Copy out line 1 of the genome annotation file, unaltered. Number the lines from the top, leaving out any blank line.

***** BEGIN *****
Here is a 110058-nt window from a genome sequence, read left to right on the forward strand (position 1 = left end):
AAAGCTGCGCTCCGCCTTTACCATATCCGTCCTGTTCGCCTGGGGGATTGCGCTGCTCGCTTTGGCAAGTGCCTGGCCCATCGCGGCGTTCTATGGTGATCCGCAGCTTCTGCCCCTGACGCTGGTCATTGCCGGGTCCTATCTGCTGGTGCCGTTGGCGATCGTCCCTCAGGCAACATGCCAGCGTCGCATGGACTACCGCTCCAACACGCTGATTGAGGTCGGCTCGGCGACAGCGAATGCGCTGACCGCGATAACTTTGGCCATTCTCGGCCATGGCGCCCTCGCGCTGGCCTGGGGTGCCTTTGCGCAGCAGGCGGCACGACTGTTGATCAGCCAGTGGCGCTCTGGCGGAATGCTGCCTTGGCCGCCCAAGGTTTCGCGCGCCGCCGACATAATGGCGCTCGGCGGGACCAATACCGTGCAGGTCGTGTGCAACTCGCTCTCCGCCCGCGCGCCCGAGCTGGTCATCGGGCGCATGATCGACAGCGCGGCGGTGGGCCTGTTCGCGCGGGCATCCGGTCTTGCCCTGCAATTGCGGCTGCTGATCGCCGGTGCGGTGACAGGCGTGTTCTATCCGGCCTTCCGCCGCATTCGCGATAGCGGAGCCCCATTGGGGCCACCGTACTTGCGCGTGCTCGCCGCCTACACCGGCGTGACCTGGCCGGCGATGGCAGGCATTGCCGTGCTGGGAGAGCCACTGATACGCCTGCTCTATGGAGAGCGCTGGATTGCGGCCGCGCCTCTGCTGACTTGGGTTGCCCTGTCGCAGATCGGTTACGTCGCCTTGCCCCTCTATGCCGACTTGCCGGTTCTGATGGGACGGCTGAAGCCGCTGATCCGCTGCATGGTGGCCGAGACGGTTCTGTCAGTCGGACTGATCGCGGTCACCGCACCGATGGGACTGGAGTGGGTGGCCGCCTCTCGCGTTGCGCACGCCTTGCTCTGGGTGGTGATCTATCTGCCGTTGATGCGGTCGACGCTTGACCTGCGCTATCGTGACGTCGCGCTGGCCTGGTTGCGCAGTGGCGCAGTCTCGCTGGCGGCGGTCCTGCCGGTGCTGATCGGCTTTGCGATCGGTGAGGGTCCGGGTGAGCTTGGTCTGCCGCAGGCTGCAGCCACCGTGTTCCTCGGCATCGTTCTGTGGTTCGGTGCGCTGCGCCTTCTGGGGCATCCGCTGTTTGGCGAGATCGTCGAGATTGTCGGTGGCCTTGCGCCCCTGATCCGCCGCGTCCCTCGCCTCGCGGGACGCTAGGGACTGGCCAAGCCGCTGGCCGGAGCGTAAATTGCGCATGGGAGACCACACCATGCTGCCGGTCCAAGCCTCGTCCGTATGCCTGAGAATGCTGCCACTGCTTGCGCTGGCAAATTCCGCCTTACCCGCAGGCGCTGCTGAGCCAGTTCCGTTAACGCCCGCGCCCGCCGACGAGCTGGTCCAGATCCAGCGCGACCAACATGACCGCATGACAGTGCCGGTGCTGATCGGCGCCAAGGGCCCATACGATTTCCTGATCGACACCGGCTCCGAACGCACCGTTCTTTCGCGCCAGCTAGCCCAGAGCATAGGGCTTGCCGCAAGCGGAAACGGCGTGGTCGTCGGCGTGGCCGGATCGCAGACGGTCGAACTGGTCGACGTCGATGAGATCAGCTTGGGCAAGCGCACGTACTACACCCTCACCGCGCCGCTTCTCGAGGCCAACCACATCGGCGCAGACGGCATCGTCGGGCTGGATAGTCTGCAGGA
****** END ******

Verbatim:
Here is a 110058-nt window from a genome sequence, read left to right on the forward strand (position 1 = left end):